• Image A
  • Image B
  • Image C

aNon-contrast CT scan of abdomen and pelvis demonstrates slightly enlarged right kidney with mild perinephric fat stranding. Note hyperdense blood in the pelvicalyceal system consistent with hematuria (marked by white arrow). Click image to enlarge

bContrast enhanced CT scan of the abdomen and pelvis reveals an infiltrating mass involving the whole kidney with dilated and thrombosed right renal vein (marked by chevrons).

cContrast enhanced fat saturated T1 weighted coronal MRI image demonstrates infiltrative right renal mass with extension of the tumor thrombus into the right renal vein and the inferior vena cava (marked by notched arrow). Click image to enlarge.

Introduction

61-year-old male patient presented with chief complaintsof recurrent right renal colic and hematuria.

A 'stone protocol' non contrast CT scan of the abdomenand pelvis was performed, which revealed hyperdense bloodin the pelvicalyceal system (Image. A) and blood clots in thebladder (not shown). A contrast enhanced CT scan of theabdomen and pelvis (Image B) revealed an infiltrative lesioninvolving the pelvicalyceal system of the right kidney withthrombosis of the right renal vein. Coronal T1 weighted post contrast MRI (Image C) revealed an infiltrative massinvolving the right kidney with notable absence of caliectasis or hydronephrosis. Thrombus involving the right renal veinand the inferior vena cava was seen as a filling defect. Themicroscopic examination of the surgical specimen revealedclear cell type renal cell cancer, with tumor extending intothe right renal vein and its walls. On surgical exploration,tumor invasion of the renal capsule with extension into theperinephric fat but restricted to Gerota's fascia was seen.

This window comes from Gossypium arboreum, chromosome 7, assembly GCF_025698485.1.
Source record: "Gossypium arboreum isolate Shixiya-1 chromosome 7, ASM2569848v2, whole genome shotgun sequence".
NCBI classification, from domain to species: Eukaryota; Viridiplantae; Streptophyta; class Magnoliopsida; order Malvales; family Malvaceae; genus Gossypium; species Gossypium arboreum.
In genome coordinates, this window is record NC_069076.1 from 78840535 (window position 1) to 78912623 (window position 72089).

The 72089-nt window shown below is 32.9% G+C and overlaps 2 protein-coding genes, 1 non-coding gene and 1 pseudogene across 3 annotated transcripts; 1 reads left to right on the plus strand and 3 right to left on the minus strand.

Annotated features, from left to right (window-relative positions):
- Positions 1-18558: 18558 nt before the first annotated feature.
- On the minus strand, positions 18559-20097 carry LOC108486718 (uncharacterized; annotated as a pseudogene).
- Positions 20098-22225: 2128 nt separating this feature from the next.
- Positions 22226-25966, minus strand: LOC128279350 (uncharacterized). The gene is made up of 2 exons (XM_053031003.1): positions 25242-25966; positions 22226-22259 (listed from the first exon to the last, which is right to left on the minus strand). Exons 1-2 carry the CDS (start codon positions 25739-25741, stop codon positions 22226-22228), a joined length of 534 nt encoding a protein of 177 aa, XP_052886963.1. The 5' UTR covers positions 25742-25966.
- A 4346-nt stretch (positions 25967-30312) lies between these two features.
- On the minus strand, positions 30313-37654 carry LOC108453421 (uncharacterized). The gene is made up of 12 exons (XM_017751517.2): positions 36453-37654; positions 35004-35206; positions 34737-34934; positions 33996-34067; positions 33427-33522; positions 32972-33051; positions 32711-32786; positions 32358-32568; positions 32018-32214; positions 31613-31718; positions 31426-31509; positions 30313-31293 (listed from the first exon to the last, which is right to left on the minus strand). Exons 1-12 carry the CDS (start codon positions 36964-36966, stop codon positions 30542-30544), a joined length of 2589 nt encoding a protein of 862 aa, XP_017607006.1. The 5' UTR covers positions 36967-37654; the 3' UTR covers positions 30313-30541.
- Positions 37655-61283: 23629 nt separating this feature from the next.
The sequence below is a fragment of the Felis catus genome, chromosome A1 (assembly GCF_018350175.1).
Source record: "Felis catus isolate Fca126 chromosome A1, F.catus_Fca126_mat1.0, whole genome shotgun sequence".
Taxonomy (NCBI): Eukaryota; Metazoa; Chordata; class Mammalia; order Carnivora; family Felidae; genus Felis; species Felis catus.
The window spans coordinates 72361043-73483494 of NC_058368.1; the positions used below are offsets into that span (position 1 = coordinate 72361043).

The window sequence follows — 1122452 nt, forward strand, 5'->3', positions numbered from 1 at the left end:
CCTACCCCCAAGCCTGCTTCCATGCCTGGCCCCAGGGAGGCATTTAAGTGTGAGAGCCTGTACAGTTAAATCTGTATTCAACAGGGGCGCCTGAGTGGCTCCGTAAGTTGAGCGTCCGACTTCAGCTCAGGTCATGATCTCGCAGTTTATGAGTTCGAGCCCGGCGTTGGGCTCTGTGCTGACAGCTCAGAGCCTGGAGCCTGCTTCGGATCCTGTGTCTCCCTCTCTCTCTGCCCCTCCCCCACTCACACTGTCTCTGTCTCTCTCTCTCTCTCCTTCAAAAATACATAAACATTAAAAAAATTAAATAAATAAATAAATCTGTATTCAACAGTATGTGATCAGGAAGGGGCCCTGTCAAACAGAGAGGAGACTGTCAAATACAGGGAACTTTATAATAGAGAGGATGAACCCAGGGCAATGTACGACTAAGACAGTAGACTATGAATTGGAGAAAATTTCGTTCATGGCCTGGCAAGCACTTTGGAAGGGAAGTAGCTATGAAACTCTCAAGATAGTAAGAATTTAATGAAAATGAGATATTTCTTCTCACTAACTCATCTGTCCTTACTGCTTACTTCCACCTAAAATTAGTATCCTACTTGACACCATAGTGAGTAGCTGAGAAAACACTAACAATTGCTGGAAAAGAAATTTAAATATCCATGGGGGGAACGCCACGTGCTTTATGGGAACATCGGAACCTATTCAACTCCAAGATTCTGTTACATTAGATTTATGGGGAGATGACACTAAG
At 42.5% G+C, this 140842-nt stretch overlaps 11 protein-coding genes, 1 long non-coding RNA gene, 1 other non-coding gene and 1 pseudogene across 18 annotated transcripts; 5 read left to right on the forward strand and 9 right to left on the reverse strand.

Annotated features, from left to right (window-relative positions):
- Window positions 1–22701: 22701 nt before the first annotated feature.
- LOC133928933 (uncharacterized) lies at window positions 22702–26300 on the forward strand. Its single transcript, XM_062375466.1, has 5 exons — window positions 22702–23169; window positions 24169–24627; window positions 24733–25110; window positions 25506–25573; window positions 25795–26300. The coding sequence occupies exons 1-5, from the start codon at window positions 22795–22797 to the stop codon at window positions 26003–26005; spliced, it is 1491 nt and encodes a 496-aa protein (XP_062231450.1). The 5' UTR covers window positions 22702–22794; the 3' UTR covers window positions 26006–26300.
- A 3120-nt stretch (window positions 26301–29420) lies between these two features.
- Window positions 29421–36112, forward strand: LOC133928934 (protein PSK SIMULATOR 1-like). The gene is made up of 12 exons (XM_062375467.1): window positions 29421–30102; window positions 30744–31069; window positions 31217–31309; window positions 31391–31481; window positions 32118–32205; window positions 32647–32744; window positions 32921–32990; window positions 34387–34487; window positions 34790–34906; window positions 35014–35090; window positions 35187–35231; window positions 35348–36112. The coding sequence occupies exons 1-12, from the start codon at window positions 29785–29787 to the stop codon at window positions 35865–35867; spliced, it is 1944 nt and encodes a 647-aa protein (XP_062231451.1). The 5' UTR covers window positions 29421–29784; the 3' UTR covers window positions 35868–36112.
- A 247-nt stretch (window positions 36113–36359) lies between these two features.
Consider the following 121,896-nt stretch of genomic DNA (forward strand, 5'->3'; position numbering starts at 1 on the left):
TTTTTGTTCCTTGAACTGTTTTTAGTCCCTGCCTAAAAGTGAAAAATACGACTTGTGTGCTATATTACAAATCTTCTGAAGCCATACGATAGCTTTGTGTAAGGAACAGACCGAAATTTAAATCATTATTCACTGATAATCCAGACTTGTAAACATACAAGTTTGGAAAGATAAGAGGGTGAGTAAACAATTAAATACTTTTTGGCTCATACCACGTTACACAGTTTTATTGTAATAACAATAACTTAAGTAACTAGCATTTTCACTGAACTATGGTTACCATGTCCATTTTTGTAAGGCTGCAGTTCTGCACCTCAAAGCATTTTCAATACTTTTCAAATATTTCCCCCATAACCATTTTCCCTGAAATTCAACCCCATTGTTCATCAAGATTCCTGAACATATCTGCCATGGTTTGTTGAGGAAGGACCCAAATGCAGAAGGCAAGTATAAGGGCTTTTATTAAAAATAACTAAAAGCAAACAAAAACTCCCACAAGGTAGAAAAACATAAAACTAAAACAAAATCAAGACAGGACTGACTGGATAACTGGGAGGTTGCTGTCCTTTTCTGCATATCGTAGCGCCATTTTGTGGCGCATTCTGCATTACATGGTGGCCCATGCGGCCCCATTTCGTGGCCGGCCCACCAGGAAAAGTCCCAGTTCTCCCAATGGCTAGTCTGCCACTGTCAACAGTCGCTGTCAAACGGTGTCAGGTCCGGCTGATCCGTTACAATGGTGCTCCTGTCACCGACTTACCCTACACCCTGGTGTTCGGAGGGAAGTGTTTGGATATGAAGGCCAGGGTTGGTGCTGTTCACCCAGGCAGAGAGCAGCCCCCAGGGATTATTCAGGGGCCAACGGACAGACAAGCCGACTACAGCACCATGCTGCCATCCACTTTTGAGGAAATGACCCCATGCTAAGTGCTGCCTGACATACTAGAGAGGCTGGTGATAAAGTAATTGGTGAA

Neoplasms account for a significant number ofinfiltrative renal lesions seen on imaging studies and include a variety of uncommon tumors such as renal medullary carcinoma. However, infiltrative growth is an atypical manifestation (6% of cases) of commonly encountered renal cell carcinoma [1]. The more common subtypes of renal cell cancer -clear cell, papillary, and chromophobe cell-typically appear as well-defined mass and may form a capsule of connective tissue and compressed atrophic renal parenchyma with tumor proliferation. Occasionally, the tumor appears ill-defined and infiltrative; this appearance is more typical of the uncommon sarcomatoid subtype but may be seen with the other subtypes as well. Absence of caliectasis is usually a clue to the diagnosis of renal cell cancer over transitional cell cancer. However renal vein invasion can occur in both types of carcinoma.

Acknowledgement

Declared none.

Conflict of Interest

The author confirms that this article content has no conflict of interest.

References

[1] Pickhardt PJ, Lonergan GJ, Davis CJ Jr, Kashitani N, Wagner BJ. From the archives of the AFIP. Infiltrative renal lesions: radiologicpathologic correlation. Radiographics 2000; 20(1): 215-43.

* Address correspondence to this author at the Radiology Department, Dallas VA Medical Center, 4500 South Lancaster Road, Dallas, TX -75216, USA; Tel: 214 857 0185; Fax: 214 857 0173; E-mail: [email protected]

This material is adapated with permission from The Open Urology & Nephrology Journal

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